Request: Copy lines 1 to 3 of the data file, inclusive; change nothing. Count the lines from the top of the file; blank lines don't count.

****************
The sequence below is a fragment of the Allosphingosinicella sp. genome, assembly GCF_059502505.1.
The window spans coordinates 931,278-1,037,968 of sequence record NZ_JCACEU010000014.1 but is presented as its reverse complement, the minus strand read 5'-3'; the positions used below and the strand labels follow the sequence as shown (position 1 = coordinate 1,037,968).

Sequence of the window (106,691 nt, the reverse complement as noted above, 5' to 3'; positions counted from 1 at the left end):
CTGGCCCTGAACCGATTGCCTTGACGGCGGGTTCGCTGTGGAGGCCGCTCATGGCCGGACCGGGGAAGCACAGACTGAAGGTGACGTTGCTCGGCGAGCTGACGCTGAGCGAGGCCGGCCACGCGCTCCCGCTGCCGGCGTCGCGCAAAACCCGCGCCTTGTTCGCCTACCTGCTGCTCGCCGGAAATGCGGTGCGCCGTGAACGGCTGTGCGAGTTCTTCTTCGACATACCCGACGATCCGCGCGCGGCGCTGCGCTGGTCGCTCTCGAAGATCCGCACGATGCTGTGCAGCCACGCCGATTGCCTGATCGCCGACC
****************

The sequence below is a fragment of the Allosphingosinicella sp. genome, assembly GCF_059502505.1.
The window spans coordinates 931,278-1,037,968 of sequence record NZ_JCACEU010000014.1 but is presented as its reverse complement, the minus strand read 5'-3'; the positions used below and the strand labels follow the sequence as shown (position 1 = coordinate 1,037,968).

Sequence of the window (106,691 nt, the reverse complement as noted above, 5' to 3'; positions counted from 1 at the left end):